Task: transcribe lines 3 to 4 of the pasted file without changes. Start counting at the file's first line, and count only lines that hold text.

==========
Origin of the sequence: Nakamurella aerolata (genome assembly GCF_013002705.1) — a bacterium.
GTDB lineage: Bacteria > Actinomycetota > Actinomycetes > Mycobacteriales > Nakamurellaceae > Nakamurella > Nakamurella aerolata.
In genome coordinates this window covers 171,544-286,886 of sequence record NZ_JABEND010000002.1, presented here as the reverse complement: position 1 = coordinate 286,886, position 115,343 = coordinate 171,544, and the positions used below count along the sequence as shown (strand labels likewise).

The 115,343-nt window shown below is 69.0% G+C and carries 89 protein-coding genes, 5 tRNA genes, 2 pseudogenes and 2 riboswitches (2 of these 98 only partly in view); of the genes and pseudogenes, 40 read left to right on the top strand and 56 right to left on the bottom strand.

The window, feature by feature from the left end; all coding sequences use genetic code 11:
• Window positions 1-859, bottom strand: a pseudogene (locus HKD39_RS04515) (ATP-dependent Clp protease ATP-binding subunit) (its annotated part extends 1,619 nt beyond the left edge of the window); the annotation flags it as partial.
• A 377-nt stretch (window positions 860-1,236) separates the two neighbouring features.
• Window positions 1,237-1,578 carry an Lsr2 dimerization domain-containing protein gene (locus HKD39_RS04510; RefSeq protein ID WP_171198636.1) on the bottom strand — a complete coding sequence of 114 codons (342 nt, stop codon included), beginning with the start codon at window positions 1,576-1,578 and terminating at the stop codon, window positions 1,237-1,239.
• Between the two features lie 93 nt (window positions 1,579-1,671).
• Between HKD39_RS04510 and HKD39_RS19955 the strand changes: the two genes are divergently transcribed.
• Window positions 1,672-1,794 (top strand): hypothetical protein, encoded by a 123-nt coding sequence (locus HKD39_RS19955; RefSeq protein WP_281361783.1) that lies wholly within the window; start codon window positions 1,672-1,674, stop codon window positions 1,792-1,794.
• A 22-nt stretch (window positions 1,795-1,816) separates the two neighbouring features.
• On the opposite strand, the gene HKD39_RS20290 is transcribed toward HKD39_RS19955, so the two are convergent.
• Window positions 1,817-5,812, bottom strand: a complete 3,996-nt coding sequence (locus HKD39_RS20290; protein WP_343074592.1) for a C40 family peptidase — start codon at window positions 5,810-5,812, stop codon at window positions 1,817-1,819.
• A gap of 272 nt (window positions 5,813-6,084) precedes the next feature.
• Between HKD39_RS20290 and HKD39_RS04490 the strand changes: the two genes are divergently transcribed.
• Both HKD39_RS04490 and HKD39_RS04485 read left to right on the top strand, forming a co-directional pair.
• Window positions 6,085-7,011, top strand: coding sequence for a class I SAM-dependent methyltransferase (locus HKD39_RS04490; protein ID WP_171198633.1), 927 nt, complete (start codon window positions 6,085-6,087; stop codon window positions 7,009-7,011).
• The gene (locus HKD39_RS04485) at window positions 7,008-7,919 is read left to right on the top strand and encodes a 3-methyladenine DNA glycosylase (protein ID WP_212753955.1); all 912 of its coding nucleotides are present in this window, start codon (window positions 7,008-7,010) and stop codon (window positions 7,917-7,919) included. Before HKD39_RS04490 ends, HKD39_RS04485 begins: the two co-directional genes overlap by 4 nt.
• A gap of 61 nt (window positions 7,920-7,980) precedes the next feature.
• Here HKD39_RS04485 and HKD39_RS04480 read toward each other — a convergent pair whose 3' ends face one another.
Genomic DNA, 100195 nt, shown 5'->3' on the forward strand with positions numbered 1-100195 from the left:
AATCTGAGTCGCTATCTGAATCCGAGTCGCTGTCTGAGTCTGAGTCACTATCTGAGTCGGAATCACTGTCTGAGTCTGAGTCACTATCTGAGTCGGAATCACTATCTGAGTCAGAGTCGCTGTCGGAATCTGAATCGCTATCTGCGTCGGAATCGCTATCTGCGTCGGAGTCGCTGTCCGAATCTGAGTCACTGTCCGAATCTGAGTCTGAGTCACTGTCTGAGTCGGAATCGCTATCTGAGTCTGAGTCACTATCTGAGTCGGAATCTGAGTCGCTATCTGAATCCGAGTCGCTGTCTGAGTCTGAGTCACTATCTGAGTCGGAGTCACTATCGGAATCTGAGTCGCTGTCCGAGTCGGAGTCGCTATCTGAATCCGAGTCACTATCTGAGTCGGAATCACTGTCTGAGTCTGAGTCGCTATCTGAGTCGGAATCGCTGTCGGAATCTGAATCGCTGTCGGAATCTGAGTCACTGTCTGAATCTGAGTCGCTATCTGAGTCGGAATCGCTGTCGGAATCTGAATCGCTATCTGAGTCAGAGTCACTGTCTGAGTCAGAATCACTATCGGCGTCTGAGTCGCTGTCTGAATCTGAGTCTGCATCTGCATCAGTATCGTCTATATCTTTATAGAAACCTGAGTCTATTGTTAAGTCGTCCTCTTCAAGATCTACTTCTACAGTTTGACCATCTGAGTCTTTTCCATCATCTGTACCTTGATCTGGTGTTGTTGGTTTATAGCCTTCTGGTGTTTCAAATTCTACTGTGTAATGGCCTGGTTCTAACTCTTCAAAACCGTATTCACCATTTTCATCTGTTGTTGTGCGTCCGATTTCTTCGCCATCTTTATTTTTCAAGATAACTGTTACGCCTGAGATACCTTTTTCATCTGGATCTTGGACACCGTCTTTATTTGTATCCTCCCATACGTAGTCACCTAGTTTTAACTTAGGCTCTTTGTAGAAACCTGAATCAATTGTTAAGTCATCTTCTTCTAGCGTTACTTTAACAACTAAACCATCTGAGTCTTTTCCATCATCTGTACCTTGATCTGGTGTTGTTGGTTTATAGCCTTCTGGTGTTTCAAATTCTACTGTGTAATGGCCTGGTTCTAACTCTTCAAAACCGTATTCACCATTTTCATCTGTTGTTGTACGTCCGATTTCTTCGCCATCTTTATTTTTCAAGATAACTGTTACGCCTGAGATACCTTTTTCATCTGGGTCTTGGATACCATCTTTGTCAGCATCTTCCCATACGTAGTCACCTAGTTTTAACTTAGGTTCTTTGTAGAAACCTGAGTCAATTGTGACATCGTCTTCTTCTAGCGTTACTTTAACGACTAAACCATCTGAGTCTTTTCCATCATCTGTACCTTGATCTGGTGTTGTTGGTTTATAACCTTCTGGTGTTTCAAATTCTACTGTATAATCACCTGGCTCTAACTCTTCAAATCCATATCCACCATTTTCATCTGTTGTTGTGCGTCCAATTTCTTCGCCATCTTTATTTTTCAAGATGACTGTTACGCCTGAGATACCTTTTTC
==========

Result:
In genome coordinates this window covers 171,544-286,886 of sequence record NZ_JABEND010000002.1, presented here as the reverse complement: position 1 = coordinate 286,886, position 115,343 = coordinate 171,544, and the positions used below count along the sequence as shown (strand labels likewise).

The 115,343-nt window shown below is 69.0% G+C and carries 89 protein-coding genes, 5 tRNA genes, 2 pseudogenes and 2 riboswitches (2 of these 98 only partly in view); of the genes and pseudogenes, 40 read left to right on the top strand and 56 right to left on the bottom strand.